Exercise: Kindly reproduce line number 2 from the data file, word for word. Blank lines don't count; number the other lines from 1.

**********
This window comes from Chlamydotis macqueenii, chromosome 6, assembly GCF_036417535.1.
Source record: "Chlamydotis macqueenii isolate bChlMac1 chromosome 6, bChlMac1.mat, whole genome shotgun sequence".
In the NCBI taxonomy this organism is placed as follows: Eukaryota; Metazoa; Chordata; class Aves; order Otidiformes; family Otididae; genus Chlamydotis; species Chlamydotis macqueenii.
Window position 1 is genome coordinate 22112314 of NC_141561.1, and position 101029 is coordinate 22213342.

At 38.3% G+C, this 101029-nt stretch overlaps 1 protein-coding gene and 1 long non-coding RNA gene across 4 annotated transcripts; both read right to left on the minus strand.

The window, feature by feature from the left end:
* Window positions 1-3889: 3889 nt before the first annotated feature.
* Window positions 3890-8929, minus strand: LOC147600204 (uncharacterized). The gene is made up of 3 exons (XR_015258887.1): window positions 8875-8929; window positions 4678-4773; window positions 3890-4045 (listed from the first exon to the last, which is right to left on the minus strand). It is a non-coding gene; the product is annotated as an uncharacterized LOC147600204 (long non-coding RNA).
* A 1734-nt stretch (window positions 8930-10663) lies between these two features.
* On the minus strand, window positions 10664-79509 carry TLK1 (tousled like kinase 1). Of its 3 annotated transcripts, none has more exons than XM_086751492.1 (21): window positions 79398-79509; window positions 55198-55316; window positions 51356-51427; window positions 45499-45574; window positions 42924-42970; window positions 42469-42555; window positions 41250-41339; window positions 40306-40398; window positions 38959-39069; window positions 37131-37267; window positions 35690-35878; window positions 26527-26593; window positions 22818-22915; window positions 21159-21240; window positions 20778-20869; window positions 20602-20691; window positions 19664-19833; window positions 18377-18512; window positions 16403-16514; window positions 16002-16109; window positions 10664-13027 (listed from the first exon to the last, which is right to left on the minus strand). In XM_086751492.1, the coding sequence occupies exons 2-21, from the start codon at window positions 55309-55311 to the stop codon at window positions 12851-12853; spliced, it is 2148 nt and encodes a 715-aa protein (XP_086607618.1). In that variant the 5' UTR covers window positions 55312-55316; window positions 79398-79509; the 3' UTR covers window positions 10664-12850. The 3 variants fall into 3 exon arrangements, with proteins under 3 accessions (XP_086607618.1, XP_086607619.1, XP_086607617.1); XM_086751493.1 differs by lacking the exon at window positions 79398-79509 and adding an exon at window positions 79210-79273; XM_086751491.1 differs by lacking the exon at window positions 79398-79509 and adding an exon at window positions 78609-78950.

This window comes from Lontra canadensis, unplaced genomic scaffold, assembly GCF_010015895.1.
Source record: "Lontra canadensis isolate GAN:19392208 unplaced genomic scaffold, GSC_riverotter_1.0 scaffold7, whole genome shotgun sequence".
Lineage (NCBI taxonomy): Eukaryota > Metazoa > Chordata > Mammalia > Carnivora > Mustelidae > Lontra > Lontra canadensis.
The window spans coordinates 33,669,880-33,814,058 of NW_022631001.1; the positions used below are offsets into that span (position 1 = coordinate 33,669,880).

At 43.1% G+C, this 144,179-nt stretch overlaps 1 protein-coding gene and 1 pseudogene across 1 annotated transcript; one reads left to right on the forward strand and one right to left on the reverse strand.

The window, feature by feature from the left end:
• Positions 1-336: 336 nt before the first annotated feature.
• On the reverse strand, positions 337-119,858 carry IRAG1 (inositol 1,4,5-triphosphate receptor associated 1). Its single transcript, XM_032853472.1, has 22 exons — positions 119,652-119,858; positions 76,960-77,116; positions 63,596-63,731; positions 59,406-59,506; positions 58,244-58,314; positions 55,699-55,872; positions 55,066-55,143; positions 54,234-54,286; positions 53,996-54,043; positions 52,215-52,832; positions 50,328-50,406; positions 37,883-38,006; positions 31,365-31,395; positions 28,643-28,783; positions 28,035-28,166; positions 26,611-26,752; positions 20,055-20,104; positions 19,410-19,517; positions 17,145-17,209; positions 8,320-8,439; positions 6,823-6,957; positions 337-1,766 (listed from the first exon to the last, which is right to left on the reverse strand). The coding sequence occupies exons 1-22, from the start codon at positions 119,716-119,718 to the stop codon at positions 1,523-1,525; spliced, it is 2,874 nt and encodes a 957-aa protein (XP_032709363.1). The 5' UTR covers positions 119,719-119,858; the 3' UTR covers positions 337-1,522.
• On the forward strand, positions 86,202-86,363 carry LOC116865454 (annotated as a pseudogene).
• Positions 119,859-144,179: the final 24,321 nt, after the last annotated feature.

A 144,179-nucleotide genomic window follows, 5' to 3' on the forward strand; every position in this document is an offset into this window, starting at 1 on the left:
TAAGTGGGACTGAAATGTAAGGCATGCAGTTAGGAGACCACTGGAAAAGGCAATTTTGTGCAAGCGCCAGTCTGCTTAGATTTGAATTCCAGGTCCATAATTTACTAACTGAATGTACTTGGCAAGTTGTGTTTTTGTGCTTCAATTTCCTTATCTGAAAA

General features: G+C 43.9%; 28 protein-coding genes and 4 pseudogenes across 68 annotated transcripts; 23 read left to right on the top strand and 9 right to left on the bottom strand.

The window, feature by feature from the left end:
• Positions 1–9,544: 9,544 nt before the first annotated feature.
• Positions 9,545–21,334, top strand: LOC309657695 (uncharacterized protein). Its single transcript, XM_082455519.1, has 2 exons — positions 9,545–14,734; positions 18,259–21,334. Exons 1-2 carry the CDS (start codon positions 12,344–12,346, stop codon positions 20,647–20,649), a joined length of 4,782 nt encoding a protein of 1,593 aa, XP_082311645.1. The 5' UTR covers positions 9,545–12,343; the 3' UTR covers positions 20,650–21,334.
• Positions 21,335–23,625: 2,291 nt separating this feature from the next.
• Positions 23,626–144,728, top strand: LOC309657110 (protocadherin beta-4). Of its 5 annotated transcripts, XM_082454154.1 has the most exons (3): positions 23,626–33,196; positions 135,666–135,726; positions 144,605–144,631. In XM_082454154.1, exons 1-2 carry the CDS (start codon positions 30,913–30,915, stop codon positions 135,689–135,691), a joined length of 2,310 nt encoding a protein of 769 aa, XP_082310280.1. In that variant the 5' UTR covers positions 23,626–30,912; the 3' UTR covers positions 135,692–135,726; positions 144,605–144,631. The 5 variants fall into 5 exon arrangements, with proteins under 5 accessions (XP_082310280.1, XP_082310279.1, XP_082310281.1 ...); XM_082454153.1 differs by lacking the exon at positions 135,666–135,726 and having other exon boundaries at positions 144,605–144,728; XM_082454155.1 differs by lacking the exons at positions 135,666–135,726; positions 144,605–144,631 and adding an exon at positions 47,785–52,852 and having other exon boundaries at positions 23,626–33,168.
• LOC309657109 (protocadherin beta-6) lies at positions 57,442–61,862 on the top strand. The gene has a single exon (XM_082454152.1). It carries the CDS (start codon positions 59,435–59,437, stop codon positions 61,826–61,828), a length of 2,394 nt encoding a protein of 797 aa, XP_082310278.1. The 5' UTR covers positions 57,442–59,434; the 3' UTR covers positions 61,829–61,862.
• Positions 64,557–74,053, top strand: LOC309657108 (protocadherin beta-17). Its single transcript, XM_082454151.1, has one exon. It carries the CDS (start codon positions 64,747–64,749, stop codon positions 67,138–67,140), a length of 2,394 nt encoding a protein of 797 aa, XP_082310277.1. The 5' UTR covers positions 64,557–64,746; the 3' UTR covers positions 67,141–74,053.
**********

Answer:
Source record: "Chlamydotis macqueenii isolate bChlMac1 chromosome 6, bChlMac1.mat, whole genome shotgun sequence".